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Hiatal Hernia

Summary

A hiatal hernia is a condition in which the upper part of the stomach bulges through an opening in the diaphragm. The diaphragm is the muscle wall that separates the stomach from the chest. The diaphragm helps keep acid from coming up into the esophagus. When you have a hiatal hernia, it's easier for the acid to come up. The leaking of acid from the stomach into the esophagus is called gastroesophageal reflux disease (GERD). GERD may cause symptoms such as

Hiatal hernias are common, especially in people over age 50. If you have symptoms, eating small meals, avoiding certain foods, not smoking or drinking alcohol, and losing weight may help. Your doctor may recommend antacids or other medicines. If these don't help, you may need surgery.

NIH: National Institute of Diabetes and Digestive and Kidney Diseases

Resources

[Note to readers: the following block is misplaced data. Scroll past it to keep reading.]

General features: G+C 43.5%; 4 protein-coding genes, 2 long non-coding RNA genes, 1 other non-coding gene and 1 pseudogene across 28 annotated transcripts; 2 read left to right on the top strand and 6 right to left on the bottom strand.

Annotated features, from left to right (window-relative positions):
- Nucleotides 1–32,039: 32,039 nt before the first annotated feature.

• From the National Institutes of Health (National Institute of Diabetes and Digestive and Kidney Diseases) Also in
  • (American Society for Gastrointestinal Endoscopy)
  • (American College of Gastroenterology)
  • (Mayo Foundation for Medical Education and Research) Also in
  • Hiatal hernia repair - slideshow (Medical Encyclopedia) Also in Spanish
  • From the National Institutes of Health (National Institute of Diabetes and Digestive and Kidney Diseases) Also in
  • (American College of Radiology, Radiological Society of North America) Also in
  • From the National Institutes of Health (National Institute of Diabetes and Digestive and Kidney Diseases) Also in

Clinical Trials

  • From the National Institutes of Health (National Institutes of Health)

Journal Articles References and abstracts from MEDLINE/PubMed (National Library of Medicine)

Patient Handouts